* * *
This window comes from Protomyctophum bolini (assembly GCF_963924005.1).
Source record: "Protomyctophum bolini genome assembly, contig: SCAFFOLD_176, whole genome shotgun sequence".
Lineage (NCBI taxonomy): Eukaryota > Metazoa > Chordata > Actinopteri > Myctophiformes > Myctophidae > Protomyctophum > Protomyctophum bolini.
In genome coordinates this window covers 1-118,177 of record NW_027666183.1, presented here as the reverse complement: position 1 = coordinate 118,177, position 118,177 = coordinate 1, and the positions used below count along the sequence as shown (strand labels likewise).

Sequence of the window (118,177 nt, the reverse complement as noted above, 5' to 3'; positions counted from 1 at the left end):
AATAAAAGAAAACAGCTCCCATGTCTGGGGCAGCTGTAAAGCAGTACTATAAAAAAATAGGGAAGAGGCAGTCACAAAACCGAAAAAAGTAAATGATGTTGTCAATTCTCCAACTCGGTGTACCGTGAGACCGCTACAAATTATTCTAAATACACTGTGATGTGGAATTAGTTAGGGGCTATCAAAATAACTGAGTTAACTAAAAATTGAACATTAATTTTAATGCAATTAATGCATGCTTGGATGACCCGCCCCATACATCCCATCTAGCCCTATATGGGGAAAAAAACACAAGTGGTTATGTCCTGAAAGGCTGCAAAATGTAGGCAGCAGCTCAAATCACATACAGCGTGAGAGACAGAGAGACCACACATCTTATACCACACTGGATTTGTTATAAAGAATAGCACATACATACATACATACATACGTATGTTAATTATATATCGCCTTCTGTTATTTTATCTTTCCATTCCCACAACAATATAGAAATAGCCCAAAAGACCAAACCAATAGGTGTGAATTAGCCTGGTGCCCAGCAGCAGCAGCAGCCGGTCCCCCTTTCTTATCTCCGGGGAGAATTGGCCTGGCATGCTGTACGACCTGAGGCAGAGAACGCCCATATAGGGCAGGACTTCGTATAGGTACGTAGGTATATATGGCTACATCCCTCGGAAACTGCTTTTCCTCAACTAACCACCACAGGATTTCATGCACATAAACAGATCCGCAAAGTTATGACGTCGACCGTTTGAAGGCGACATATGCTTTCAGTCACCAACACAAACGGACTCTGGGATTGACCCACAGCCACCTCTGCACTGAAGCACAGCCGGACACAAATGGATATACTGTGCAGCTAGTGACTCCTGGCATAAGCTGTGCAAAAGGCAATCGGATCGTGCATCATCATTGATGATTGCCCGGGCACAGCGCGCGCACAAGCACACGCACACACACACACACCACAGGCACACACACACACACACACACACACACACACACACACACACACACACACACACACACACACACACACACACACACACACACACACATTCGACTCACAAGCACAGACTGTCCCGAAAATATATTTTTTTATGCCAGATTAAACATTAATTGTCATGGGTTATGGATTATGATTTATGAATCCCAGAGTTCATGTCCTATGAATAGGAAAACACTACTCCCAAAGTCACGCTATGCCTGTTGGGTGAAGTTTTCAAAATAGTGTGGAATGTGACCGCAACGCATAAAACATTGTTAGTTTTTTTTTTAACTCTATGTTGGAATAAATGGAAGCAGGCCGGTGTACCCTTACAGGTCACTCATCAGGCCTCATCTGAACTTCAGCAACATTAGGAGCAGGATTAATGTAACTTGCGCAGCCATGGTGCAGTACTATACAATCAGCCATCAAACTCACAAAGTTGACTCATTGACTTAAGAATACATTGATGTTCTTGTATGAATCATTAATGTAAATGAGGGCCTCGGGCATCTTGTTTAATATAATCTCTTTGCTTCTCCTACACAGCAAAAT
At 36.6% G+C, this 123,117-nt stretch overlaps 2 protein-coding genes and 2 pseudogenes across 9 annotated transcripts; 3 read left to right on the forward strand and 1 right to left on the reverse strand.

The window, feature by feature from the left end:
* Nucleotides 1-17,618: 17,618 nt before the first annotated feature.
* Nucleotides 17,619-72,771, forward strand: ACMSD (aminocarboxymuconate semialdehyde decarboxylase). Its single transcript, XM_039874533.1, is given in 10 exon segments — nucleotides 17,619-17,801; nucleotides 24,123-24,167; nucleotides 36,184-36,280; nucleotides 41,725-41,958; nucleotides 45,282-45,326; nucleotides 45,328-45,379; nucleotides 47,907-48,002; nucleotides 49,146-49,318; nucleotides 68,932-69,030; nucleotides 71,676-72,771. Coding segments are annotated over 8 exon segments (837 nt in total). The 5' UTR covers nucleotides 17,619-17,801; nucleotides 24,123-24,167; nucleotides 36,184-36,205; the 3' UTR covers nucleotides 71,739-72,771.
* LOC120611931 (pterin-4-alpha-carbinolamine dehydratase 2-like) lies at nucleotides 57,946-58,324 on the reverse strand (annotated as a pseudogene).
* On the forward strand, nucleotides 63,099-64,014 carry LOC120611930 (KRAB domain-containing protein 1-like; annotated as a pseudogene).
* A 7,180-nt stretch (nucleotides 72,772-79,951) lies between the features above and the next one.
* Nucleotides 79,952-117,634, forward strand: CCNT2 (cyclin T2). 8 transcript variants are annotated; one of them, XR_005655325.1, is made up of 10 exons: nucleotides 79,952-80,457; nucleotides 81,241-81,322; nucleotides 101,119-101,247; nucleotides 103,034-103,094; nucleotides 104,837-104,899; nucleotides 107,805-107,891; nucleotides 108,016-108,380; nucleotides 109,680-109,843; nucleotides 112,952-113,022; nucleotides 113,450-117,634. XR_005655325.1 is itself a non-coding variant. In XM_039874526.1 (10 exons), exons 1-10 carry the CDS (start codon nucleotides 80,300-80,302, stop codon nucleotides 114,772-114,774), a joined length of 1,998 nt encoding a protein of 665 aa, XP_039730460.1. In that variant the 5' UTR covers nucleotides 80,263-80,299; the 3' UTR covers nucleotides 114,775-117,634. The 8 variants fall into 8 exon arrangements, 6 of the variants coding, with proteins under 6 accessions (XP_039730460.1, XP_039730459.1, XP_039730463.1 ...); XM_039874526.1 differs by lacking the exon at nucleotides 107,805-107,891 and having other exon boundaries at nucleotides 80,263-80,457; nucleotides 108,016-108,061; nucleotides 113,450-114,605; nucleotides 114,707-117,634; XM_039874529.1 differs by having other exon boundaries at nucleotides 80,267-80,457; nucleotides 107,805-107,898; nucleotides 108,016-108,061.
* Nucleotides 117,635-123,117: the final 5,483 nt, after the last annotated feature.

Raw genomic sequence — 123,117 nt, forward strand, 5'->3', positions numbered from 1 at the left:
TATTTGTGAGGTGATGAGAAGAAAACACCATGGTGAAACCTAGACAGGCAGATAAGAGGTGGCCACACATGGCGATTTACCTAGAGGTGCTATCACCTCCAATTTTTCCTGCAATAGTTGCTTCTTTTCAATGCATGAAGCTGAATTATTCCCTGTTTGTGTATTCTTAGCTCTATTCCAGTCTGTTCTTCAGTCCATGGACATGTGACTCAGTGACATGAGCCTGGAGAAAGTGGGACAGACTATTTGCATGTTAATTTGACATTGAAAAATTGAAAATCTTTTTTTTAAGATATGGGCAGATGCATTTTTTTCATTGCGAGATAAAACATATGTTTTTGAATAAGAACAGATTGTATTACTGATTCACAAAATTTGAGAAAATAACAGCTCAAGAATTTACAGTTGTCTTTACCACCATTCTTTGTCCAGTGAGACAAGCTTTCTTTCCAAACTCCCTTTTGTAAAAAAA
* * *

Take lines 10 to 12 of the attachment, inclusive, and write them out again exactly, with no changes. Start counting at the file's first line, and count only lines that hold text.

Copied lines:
* Nucleotides 17,619-72,771, forward strand: ACMSD (aminocarboxymuconate semialdehyde decarboxylase). Its single transcript, XM_039874533.1, is given in 10 exon segments — nucleotides 17,619-17,801; nucleotides 24,123-24,167; nucleotides 36,184-36,280; nucleotides 41,725-41,958; nucleotides 45,282-45,326; nucleotides 45,328-45,379; nucleotides 47,907-48,002; nucleotides 49,146-49,318; nucleotides 68,932-69,030; nucleotides 71,676-72,771. Coding segments are annotated over 8 exon segments (837 nt in total). The 5' UTR covers nucleotides 17,619-17,801; nucleotides 24,123-24,167; nucleotides 36,184-36,205; the 3' UTR covers nucleotides 71,739-72,771.
* LOC120611931 (pterin-4-alpha-carbinolamine dehydratase 2-like) lies at nucleotides 57,946-58,324 on the reverse strand (annotated as a pseudogene).
* On the forward strand, nucleotides 63,099-64,014 carry LOC120611930 (KRAB domain-containing protein 1-like; annotated as a pseudogene).